News from the Internet Archive: 0002

News from the Internet Archive
No. 2, 24 July 2012

Which Came First?

Anyone visiting the Internet Archive’s Internet site has seen our logo: an abstract rendering of a classical building with four columns. And anyone visiting our San Francisco headquarters in recent years has seen a similar edifice.

So which came first, the chicken or the egg? (Or, as our Russian friends say, the sturgeon or the caviar?) In fact, the logo was designed and adopted when the Internet Archive was created in 1996. At the time, no one dreamed we’d buy a building that looked like the logo in 2009. Life imitates art?

Brewster’s report

With the Electronic Frontier Foundation, we are trying to stop a bad Internet law in Washington State, which got a hearing this week. On a cheerier note, the Internet Archive uploaders hit a few milestones recently:

Medicine in the Americas passed 6,000 books.

Court cases documents uploaded by volunteers using the Pacer system passed 700,000 cases. (Thanks to the Recap team at Princeton.)

U.S. Public Safety Codes passed 1,000. (Go, Carl Malamud!)

Obituary collection from Utah passed 4,000.

It is great fun to watch these things roll in. (Thank you Hank Bromley for the stats.) Onward!

—Brewster Kahle, founder and digital librarian

Selected Recent Collections:

The Georges Méliès Collection

Georges Méliès was a French illusionist and filmmaker famous for leading many technical and narrative developments in the earliest days of cinema. A prolific innovator in the use of special effects, he was one of the first  filmmakers to use multiple exposures, time-lapse photography, dissolves, and hand-painted color in his work. Because of his ability to seemingly manipulate and transform reality through cinematography, Méliès is sometimes referred to as the first “Cinemagician.”

The Segundo de Chomón Collection

Segundo Víctor Aurelio Chomón y Ruiz was a pioneering Spanish film director. He produced many short films in France while working for Pathé Frères and has been compared to Georges Méliès  because of his frequent camera tricks and optical illusions. He became involved in film through his wife, who was an actress in Pathé films. In 1902 he became a concessionary for Pathé in Barcelona, distributing its product in Spanish-speaking countries, and managing a factory for the colouring of Pathé films. He began shooting actuality films of Spanish locations for the company, then 1905 moved to Paris where he became a trick film specialist.

Other Picks from the Archive

Drive-In Intermission

This five-minute piece from the Drive-In Movies Ads collection presents a fascinating look at a relatively short-lived cultural phenomenon: the drive-in movie theatre.

Drive-in theatres have almost vanished from the American landscape. Once upon a time, though, they provided for an inexpensive family outing and a place for dating couples couples to enjoy recreation that may or may not have involved watching a film. That led theatre managers to issue this warning:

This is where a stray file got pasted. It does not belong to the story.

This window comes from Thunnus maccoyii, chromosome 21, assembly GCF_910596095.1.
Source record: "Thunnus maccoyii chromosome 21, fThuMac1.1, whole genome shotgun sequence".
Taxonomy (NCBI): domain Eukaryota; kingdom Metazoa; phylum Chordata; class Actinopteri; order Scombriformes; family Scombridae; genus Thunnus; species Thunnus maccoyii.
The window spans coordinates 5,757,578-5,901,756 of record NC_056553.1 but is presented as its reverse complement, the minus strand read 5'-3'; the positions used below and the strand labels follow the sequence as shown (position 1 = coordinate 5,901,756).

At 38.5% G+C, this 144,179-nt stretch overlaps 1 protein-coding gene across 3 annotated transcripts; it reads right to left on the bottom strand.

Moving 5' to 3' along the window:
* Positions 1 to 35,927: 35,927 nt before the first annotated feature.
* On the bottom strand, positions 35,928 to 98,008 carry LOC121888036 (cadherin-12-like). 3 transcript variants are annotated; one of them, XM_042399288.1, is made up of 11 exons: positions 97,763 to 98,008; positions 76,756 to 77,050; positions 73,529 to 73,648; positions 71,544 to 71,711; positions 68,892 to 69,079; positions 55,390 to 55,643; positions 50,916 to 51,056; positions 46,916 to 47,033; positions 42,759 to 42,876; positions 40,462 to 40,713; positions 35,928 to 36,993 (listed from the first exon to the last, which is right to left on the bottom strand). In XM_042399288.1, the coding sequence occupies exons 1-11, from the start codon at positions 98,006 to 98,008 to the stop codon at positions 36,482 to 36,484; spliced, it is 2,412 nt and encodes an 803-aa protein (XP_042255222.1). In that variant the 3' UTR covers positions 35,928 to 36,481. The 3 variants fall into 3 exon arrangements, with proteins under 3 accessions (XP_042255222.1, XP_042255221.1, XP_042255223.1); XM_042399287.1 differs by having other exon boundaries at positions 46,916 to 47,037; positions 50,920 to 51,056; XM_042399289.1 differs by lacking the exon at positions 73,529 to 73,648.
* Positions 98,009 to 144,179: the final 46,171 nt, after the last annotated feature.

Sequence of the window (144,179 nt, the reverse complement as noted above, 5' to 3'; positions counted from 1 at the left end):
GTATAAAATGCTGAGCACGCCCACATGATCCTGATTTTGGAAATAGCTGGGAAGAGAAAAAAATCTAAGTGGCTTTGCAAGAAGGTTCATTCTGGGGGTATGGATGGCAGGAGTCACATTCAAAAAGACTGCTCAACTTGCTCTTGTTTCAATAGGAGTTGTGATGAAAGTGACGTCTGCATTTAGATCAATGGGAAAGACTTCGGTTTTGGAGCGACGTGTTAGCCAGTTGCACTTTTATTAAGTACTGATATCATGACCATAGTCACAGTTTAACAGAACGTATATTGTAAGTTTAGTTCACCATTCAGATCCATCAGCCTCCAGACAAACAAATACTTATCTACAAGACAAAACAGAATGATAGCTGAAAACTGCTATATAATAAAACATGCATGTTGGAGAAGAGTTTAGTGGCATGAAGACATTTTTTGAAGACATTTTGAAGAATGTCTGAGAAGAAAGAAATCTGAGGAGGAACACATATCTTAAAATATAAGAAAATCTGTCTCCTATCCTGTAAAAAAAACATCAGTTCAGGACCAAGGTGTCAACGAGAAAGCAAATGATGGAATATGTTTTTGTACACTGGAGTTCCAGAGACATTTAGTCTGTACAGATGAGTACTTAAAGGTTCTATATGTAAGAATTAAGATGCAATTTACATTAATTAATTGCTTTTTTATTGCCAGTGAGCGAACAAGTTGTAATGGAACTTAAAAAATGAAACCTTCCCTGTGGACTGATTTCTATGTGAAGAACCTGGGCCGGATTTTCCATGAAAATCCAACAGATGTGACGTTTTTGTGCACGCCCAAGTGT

But … We Must Insist That You Do Not Allow His Bite To Effect [sic] You Conduct While In This Theatre.

Public Demonstration Of Affection } Will Not Be Tolerated Here.

And in case there was any doubt about taking an unambiguous moral stance, the audience was admonished to, “Attend Your Place of Worship Regularly.”

— recommended by Joan Kadish

The Slip

Nine Inch Nails’ seventh album:

— recommended by Herbert Jones

Japanese Fairy Tales, Compiled by Yei Theodora Ozaki

Are you or your kids tires of the Brothers Grimm? If so, these stories from long ago in another culture may be just what you’re looking for:

— recommended by Sarah Levscheko

What are your Archive favorites? Please suggest a link or two and a few words about why you appreciate your recommendation to:

—David Glenn Rinehart

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David Glenn Rinehart is an artist in residence at the Internet Archive as well as a cartoonist, composer, filmmaker, musician, and writer. His work is at and elsewhere.

2 thoughts on “News from the Internet Archive: 0002

  1. Tanya Schexnayder

    Hello, I have a question. It might seem silly or trivial but I just have to know. When you sign your name why do you have the number 0002 behind it ? What does that stand for. Earlier I was reading and I remember noticing someone else had #’s behind there name too. But it only caught my eye so I’m not sure if it were the same numbers as yours or not. Anyway if you don’t mind maybe you can let me know? Thank you— Tanya

    Footnote: If only the world were at peace. Imagine?

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